• Shade: Further sun should definitely be avoided.
  • Creams: Wound healing ointments are recommended for the regeneration of the skin (no fatty creams, these hinder the release of heat).

Tip! The difference between coolant and skin shouldn’t be too intense. Ice cream, for example, is not suitable because you risk more damage from the cold. Instead, it is best to work with a very gentle stream of water, cooling gels, or moist compresses. If the latter is very hot, it is time to replace them.

Preventing Sunburn in Horses

It is better to be safe than sorry, as the saying goes. And this is definitely true for sunburn as well. With just a few small measures, you can successfully protect your horse from painful burned skin. Find out now exactly how this works and what your options are!

Always a Shady Spot

Whether in the pasture, in the stable, or during training: give your horse some shade. Because that’s the best way to protect it from sunburn. Trees are the most natural way and are ideal to be found on and around the paddock anyway. If this is not possible for you, you can, for example, stretch a sun sail to create a shady area.

But be careful! There should be several shady areas in a pasture. Otherwise, it can happen that the animals that are low in the ranking are permanently driven away and have to stand in the scorching sun.

Blankets, Nets, etc

There are now some solutions that bring sun protection directly onto the horse. For example, you can use holsters, which are covered with a fine net and should protect your head from the sun without restricting your view. Unfortunately, however, these are not accepted by all horses and only have a relatively low level of UV protection.

To prevent sunburn on the horse’s ankles, bandages and jumping bells are suitable. Make sure that the material is really UV-resistant.

In addition, it can also be useful for particularly sensitive skin types to protect the whole body. You can use full-body blankets for this. At best, these are opaque and have a reflective surface, but hardly impede the circulation of heat. Often this also applies to eczema blankets. What else you have to consider when choosing, we have recorded in another article about fly rugs.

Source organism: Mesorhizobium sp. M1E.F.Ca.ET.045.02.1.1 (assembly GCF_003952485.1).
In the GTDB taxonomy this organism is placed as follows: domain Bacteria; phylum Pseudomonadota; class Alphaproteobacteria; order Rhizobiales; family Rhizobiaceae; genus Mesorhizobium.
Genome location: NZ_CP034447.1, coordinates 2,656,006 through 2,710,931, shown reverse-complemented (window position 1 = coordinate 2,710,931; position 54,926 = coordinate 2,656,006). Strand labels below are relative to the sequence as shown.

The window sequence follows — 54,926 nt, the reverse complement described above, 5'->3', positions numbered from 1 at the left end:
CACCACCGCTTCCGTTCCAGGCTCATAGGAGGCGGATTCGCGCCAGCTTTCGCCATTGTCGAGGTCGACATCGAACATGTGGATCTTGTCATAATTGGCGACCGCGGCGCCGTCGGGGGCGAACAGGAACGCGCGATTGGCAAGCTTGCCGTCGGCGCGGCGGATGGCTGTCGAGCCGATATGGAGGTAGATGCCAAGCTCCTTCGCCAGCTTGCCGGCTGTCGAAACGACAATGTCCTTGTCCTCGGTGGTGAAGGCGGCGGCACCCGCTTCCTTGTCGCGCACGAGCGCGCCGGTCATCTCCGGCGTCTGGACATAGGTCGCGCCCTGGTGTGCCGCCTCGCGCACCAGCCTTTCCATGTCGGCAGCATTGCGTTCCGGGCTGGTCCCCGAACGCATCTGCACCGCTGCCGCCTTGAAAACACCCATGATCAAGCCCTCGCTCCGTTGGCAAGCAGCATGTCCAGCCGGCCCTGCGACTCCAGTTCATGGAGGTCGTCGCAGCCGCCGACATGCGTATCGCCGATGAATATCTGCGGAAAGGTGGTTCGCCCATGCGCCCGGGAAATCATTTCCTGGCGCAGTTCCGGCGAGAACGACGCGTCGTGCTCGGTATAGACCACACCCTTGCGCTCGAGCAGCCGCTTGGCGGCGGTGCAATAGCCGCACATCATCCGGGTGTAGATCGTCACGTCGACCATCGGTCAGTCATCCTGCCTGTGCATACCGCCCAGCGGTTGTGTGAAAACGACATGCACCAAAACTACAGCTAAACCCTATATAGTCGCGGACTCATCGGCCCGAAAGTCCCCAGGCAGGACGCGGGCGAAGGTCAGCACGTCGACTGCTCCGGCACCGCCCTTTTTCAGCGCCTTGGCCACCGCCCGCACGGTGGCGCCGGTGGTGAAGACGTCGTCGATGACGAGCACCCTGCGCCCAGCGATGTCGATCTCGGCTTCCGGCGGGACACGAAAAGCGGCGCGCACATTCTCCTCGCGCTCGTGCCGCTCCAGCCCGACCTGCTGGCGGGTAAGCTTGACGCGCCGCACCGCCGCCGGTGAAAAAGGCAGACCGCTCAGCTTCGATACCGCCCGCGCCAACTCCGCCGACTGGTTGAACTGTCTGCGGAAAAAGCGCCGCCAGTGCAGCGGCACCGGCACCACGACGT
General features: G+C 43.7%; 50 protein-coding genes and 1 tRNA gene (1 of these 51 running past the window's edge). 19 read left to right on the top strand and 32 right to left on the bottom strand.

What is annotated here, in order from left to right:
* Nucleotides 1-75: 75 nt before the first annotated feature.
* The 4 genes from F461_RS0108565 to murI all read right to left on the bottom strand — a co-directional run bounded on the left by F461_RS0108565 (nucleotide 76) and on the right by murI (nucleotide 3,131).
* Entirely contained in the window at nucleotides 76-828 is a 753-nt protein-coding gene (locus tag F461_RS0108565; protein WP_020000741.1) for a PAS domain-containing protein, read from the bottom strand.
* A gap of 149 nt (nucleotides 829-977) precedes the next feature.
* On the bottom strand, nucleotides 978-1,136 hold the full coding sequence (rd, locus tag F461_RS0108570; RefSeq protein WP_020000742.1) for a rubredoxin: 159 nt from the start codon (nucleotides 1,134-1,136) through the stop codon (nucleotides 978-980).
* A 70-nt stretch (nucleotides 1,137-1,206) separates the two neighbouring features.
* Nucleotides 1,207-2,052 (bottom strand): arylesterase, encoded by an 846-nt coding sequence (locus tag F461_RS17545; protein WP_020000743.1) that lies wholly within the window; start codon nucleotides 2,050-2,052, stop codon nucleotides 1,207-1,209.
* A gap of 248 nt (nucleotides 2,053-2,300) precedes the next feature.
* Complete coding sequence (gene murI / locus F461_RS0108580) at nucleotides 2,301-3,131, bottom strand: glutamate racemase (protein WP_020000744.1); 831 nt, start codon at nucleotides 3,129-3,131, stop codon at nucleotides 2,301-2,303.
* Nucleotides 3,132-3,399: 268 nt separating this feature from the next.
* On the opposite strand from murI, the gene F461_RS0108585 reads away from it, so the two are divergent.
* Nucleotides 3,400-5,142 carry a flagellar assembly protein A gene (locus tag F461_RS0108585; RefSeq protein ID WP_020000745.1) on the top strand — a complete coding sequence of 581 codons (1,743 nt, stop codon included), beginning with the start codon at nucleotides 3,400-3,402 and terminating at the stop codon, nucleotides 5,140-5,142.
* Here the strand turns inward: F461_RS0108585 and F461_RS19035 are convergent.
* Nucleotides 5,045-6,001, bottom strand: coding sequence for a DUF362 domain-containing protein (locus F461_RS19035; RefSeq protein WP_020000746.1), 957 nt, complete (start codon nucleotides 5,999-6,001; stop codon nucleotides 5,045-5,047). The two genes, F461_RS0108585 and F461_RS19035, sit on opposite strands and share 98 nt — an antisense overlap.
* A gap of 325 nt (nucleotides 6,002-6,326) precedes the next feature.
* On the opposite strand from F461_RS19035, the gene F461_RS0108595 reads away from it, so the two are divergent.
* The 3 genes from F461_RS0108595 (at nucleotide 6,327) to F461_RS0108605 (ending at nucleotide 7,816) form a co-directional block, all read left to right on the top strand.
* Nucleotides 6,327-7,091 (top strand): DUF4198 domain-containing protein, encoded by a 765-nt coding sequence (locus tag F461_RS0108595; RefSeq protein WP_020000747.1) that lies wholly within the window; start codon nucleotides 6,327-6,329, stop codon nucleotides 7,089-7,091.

Sun Cream for the Horse

If you want to protect yourself from sunburn, you will usually use sunscreen. Such remedies are also available specifically for horses. In contrast to many human products, they are then free of fragrances and preservatives and are therefore particularly easy for the skin, but also for the nose and fur.

But what do you have to pay attention to when it comes to sun protection for horses? As with us humans, this is subdivided into different sun protection factors. However, this does not mean, as is unfortunately often wrongly assumed, that a cream blocks more UV-B rays, but says something about the length of the protection. The self-protection time is multiplied by the sun protection factor. If the skin can withstand the sun for 10 minutes on its own, it can with a cream with a SPF of 15 for 2.5 hours (10 * 15 = 150 minutes).

For you, this means: a higher SPF is not necessarily better. Because if the horse only spends 2.5 hours outside, it doesn’t need a more intensive cream. On the contrary, this can also irritate the skin. After all, a higher concentration of the protective concentrate was used here, to which sensitive skin can react. In principle, however, you use the preparations as you would with humans: Simply apply to the sensitive areas, rub in and let something soak in. Equipped in this way, the summer ride can be fully enjoyed again.

Mary Allen

Written by Mary Allen

Hello, I'm Mary! I've cared for many pet species including dogs, cats, guinea pigs, fish, and bearded dragons. I also have ten pets of my own currently. I've written many topics in this space including how-tos, informational articles, care guides, breed guides, and more.